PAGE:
Friday, April 17, 2009

Single kayaker seems outmanned against Olympic-style K4 craft with four oarsmen

At the outset, the race seems lopsided. A single kayaker is outmanned against an Olympic-style K4 craft with four oarsmen. As expected, the foursome achieves an early lead. What happens next, however, is miraculous—what onlookers could only explain in terms of deus ex machina. The kayak accelerates to triple its speed. The kayak wins by more than a length.

Einar Rasmussen arranged the informal 200-M challenge as a demonstration. The four-time Norwegian kayaking champion and physics expert and his partner, kayakbuilder Peter Ribe, have created what they hope will become the fastest human-powered craft in history—the Flyak.

There’s nothing supernatural about the Flyak’s acceleration, as the name implies, the Flyak “flies.” Its wings are underneath the water, in the form of front and rear hydrofoils. The more the surface area of a hull touches the water, the greater the vehicle’s resistance.

Once it reaches a certain speed, the Flyak’s hull does not touch the water at all.

The two aluminum foils are positioned at a slight tilt. The Flyak begins the race at a disadvantage, with its hull in the water and its underwater foils creating even more drag. As a result, paddling the Flyak is more inefficient than a normal kayak during the initial strokes.

But once the rider works the speed up to roughly 10 KMH (6 MPH), the Flyak is ready for take-off. The energy on the oblique foils propels the hull up above the water’s surface. Once airborne, the velocity gained from paddle strokes increases dramatically. Theoretically, the Flyak can achieve speeds nearly twice as fast as conventional championship-level racing kayaks.

Not everybody can fly, unfortunately. The big limitation of the Flyak is cardiovascular. “You can’t go very long distances with this craft,” says Fredrik Wenstøp of Pivot, the Oslo firm that formulated the commercial design. “It takes very intense energy for the paddler to keep up on the foils.”

Rasmussen, too, emphasizes that the Flyak is a highly specialized racing vessel that requires a good deal of skill and endurance from the kayaker: “The total weight of the kayaker and hull dictate the area of the foil pair. Kayakers with a high level of fitness can use smaller foils, and thereby reach higher speeds,” he says. “You could say that the Flyak is like a Formula One car—fast, and just as practical.”

The foils are removable and interchangeable through a hand-screw apparatus behind the seat. By removing the foils, the craft can be maneuvered like a conventional kayak. The bottom surface of the boat’s 17’ carbon-fiber hull, says Wenstøp, is not dramatically different than other racing kayaks. Wenstøp’s firm is familiar with creating curves, more often for aesthetic, rather than aerodynamic purposes. Pivot specializes in building 3-D models of complete forms.

Wenstøp used a MicroScribe digital scanner to record points directly off the inventors’ hand-sanded prototype. The 3-D points were imported into the surface modeler Rhinoceros, where Wenstøp could flesh out a wireframe surface.

“The biggest challenge was to get the shape to conform exactly with the scanned 3-D points,” says Wenstøp. “Products like the foil kayak are dependent on good surface modeling to achieve both functional and aesthetic requirements. We needed 100 percent control over every curvature in the model. Controlling curves can be done with pinpoint accuracy in Rhino, which also has many measuring tools to check tolerances and dimensions. By using Rhino as our main modeling application, we have the kind of control needed. Rhino also shortens the time it takes to make all digital documentation: mockups, rapid prototypes and then the final production-ready models.”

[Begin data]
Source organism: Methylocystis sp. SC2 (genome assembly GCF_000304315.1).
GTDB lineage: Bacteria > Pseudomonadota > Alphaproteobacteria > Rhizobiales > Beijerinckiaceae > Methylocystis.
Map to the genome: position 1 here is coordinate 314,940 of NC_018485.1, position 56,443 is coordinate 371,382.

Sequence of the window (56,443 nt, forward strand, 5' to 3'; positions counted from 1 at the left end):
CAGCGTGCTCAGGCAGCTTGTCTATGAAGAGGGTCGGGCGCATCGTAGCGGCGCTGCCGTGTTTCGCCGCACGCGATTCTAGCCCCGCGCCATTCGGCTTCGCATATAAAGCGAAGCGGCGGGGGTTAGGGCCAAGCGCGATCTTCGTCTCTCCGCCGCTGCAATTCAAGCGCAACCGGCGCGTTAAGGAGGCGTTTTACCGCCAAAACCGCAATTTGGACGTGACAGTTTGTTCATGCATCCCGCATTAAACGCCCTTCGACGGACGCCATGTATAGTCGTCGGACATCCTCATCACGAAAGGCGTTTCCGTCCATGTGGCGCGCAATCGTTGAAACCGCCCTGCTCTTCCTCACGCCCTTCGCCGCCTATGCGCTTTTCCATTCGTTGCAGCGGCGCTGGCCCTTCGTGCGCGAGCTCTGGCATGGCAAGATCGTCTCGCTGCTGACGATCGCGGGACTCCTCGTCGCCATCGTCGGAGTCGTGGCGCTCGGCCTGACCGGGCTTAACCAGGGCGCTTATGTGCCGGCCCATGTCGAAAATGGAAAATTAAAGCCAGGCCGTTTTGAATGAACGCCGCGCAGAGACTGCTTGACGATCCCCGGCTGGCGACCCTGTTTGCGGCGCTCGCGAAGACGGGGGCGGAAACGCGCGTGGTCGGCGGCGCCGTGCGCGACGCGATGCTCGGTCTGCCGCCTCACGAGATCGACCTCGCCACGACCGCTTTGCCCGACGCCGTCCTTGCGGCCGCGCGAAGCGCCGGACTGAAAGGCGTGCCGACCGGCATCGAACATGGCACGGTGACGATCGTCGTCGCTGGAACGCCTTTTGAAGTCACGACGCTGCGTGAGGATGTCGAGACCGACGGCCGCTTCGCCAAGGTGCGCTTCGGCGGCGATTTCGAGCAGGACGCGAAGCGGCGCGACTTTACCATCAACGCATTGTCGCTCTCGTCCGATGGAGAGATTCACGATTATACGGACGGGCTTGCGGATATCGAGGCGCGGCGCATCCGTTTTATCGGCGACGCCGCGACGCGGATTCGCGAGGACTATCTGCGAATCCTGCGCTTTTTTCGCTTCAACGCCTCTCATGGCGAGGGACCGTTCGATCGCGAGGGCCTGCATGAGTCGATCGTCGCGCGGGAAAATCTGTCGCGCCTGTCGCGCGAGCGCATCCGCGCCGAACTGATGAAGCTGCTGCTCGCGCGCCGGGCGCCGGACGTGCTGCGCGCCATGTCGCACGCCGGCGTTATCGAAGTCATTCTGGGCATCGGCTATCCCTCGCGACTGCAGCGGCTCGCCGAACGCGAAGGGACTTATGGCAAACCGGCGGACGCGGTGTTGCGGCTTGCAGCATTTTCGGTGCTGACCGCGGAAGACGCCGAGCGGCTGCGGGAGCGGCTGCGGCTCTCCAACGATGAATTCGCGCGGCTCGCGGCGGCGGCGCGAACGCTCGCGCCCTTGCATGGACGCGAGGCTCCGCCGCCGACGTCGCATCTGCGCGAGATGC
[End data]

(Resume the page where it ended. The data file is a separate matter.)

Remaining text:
The top of the design is fairly unique, with the rider seated on top of the boat, rather than inside it. “The Flyak is a completely water-tight body that cannot take in water or sink. This makes it much easier to learn the technique, as the paddler can just climb back on without having to get the boat out of the water to empty it,” explains Wenstøp.

The position of the seat was adjusted iteratively during modeling and prototyping. “In developing the sit-on-top cockpit, several hand-built models were digitized and reconstructed in Rhino,” says Wenstøp. “We used the MicroScribe digitizer and a haptic modeling device from Sensable for the sculpting of soft shapes. When we were satisfied with the results, we CNC-milled a plug and molded the cockpit with vacuum bagging.”

The other departure from convention lies in the steering. Riders keep the Flyak on course with a foot on a steering pin, which controls the front foil like a rudder. Riders wishing to master the art of kayak flight will have to get accustomed to some unfamiliar elements, including steering, seating and balance, not to mention the athleticism needed for the intense sprints.

“It has a thin racing hull, which is by design unstable, and the front steering and foil maneuvering does not make it much easier. There are no flaps or any other mechanisms that sense the surface to keep the Flyak level,” says Wenstøp. “It’s a difficult craft to learn.”

One of Rasmussen’s long-term goals is for the Flyak to replace racing kayaks in Olympic competitions. Along the way, there are other milestones for which to reach. One is to break the world record, which achieved a speed of 32 KMH (20 MPH). In the race against the K4, the Flyak was clocked at around 27 KMH (16 MPH). Through training of the rider and tweaking of the design, Rasmussen is confident the Flyak will eventually surpass the current benchmark.
The invention is now in production in Portugal, and will soon become commercially available from NELO, one of the world’s largest kayak producers. The inventors’ Oslo-based company, FoilKayak AS, will offer the foils and accessories.


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